Perched in shadow - 2014 © Christopher Martin
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A red eye in the trees - 2014 © Christopher Martin


An abandoned barn for owls

Reserved observation - 2014 © Christopher Martin

I went out on the prairie a couple of times on the weekend.  I was looking for owls.  On the “hope to see” list were Great Horned, Snowy and Short-eared.  I went to the back roads around Frank Lake.  I encountered a couple of Snowies but it was too dark to photograph them.  I returned to both locations in better light a couple of times but unsurprisingly they had both moved on.  Nice to know they were around though.  Short-eared proved elusive and I did not see any ears, short or otherwise.

Barn sentinel - 2014 © Christopher MartinCanon 5DIII + 500mm f/4 lens and 1.4X extender: 1/640 of a second at f/6.3 on ISO 1600

I did find a great old barn set off in a remote spot with a couple of grain silos on the first evening.  That scene was great on its own but the Great Horned Owl I saw perched in a window.  The window frame was weathered with peeling red paint so character was not in short supply.  The owl was shy once I stopped my car and it hopped inside the barn to perch on a beam.   I set up a ways back from a west-facing window at the other end of the barn in the hopes that the owl might fly through it as dusk approached and it went out to start hunting.

Framed - 2014 © Christopher MartinCanon 5DIII + 500mm f/4 lens and 1.4X extender: 1/320 of a second at f/6.3 on ISO 3200

A chilly wait through the golden light had no results and when the owl did head out, it flew through the eastern window.  While I waited, a long lens and high ISO allowed for a couple of nice shadow dominated images.  I left the owl the first night with it perched on a fencepost near the barn.  When I returned home and looked at the images, I was surprised to see a second owl buried in the shadows inside the barn.  It had been invisible to my eyes but had just barely resolved on the highest ISO images.

I returned two days later before dawn and saw the pair of owls working out of the same eastern window.  I set up on the same western window and could see them through main entrance as the sun rose.  Their activity wound down as the day wrestled with the night and soon they were perched on the same beams as before.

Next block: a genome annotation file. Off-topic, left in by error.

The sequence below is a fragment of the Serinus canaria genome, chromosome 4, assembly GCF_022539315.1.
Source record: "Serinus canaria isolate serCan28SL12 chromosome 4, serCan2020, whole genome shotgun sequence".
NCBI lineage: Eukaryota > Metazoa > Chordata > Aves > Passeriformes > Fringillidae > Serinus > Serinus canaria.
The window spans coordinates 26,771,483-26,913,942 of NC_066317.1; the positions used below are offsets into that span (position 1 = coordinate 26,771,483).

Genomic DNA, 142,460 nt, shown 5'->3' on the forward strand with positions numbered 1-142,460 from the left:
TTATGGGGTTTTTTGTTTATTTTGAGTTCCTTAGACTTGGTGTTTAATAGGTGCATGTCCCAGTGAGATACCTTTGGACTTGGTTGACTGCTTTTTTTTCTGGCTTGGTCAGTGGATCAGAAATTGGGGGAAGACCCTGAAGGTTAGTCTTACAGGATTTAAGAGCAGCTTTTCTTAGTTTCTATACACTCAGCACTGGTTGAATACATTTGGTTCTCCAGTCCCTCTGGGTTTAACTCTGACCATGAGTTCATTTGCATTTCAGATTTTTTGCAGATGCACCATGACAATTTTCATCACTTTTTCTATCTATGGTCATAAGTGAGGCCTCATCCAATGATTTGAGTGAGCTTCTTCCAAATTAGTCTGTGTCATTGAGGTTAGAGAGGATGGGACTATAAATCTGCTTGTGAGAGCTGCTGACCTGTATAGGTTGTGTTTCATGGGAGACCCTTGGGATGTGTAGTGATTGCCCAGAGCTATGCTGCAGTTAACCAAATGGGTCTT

In shadows - 2014 © Christopher MartinCanon 5DIII + 500mm f/4 lens: 1/80 of a second at f/4 on ISO 2000

This time, I took a wide path around the side of the barn and was able to photograph each owl on their respective beams through the eastern window (per the image at the top of this post and directly below).

In the barn - 2014 © Christopher MartinCanon 5DIII + 500mm f/4 lens and 1.4 extender: 1/100 of a second at f/6.3 on ISO 3200

I returned to my original spot and as I came around the barn saw that one of the owls had flown up to the top of a silo.  It was perched there scanning the fields.  I guess it wanted one last snack before its nap.

Up on a grain silo - 2014 © Christopher MartinCanon 5DIII + 500mm f/4 lens and 1.4 extender: 1/1000 of a second at f/6.3 on ISO 1600

It stayed up there for ten minutes and then flew along the fence-line, dropped on a fence post for a minute and then glided over the patchwork of snow and grass to a mound of earth a few hundred meters away.

Fence flight - 2014 © Christopher MartinCanon 5DIII + 500mm f/4 lens: 1/1600 of a second at f/4 on ISO 1600

I waited a while longer to see if the owl would come back or its mate would head out.  Neither happened and I packed up as the owl inside the barn dropped off to sleep.